IDF 08 Pt. 2

Hello happy reader,

Well, after that nondescript lunch thang, a turkey sammy, cardboard–tainted sweet and pasta salad, I headed over to meet w/the PCI folks. I sat down with Al Yanes, president and chair of the 918 member PCI-SIG, who met w/me to discuss v3 of PCIe, the Peripheral Component Interconnect Express bus. Here’s what I came away with…

The spec is on track for delivery in the second half of 2009. PCIe 3 requires full backward compatibility with earlier versions, including the same or a better power budget than PCIe 2. Performance–wise, they’re looking at 8 GTransfers/second as I mentioned last time, with an ultimate increase to 10 GT/s. Lower latencies, Data Reuse Hints, Atomic Operations and other optimizations will be part of the performance and functionality improvements. Data Reuse Hints, or DRH, addresses the mismatch between I/O data rates and latencies relative to throughput and latencies observed inside a CPU core or memory subsystem. DRH provide “explicit cache management hints (to) significantly reduce I/O to memory bandwidth utilization, system interconnect bandwidth, and associated power consumption,” according to the folks at Intel. The device driver identifies patterns in the bus I/O, usually copies of data already transacted, and attempts to substitute shorter versions. My guess would be that entropy encoding is used…

Atomic operations refer to processor–to–processor operations, which improve memory utilization. Their patents say Atomic Operations “…arbitrate ownership between system devices/resources are included to allow efficient access/ownership of shared data.” I think the PCI folks borrowed that technique from InfiniBand, a bus used for short haul, low latency, high rate communication method in HPC or High Performance Computing applications.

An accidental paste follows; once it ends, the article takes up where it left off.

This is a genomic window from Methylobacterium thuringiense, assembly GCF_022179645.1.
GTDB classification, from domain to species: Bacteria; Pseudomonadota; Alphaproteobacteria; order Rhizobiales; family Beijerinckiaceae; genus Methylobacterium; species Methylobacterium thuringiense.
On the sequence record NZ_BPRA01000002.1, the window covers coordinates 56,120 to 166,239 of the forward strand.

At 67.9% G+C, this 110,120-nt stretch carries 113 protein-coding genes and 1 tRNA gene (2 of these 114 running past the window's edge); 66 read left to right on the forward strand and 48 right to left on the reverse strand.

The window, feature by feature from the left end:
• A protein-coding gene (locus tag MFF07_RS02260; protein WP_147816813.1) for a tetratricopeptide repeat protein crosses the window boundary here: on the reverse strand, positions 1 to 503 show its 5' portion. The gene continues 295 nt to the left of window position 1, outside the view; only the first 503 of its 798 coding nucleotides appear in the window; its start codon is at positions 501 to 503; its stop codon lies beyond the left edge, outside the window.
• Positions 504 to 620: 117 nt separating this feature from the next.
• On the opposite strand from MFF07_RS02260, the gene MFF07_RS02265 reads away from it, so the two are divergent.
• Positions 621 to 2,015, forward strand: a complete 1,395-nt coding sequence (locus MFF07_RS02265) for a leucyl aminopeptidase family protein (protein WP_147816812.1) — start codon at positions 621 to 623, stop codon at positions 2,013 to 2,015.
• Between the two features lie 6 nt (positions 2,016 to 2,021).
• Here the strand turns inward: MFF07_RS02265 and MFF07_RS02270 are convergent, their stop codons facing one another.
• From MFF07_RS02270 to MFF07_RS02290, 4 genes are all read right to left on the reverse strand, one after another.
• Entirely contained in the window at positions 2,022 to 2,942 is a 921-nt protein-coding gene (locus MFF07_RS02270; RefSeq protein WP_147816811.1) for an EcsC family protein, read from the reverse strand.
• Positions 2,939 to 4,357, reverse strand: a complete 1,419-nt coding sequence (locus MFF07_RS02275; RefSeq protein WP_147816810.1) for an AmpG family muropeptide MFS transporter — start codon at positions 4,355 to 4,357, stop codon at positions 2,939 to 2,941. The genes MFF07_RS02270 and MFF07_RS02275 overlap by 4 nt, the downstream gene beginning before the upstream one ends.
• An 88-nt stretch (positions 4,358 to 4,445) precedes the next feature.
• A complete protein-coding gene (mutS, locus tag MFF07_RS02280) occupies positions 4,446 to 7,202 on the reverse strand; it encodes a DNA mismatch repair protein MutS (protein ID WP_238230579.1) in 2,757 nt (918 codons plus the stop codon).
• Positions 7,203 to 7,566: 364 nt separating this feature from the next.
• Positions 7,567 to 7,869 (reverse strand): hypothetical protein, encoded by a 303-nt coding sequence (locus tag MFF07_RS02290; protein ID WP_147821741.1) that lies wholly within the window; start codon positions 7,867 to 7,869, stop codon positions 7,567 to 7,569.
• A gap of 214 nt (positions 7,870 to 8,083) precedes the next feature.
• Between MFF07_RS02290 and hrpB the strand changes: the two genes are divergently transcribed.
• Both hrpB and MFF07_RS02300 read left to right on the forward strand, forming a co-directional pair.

To achieve the next level of data rates, PCIe 3 will use a new channel coding scheme. The existing 8b/10b encoding is being replaced with scrambling–only (no control characters) 128/130 encoding, a new one for me. This yields enough improvement in coding efficiency to kick it up to 10GT/s. BTW, scrambling is a technique whereby a known polynomial is applied to a data stream in a feedback topology. Because it’s deterministic, you can recover the original data by running the process in reverse.

Lastly, the PCI-SIG is working on an I/O Virtualization or IOV suite, a collection of specs that provide enable the direct sharing of PCI devices by a hypervisor, a supervisor application sandwiched between a host and any virtual OSs running on it…

OK, enough already with the PCI schtick! A veritable plethora of Atom–based netbooks and handheld multi–players were on hand to fondle. The players are PSP–sized, totally overloaded with features, and absurdly expensive. Examples include Yukyung Tech’s viliv, at (gulp) US$700 to $800, and Wibrain’s B1 series. At least the B1 runs Linux as well as Windows..That’s all for now. ’Till next time, continue to geek.

One Response to “IDF 08 Pt. 2”

  1. […] in August, I wrote a bit about Intel’s IDF here at Moscone. There’s plenty of coverage out there about the then […]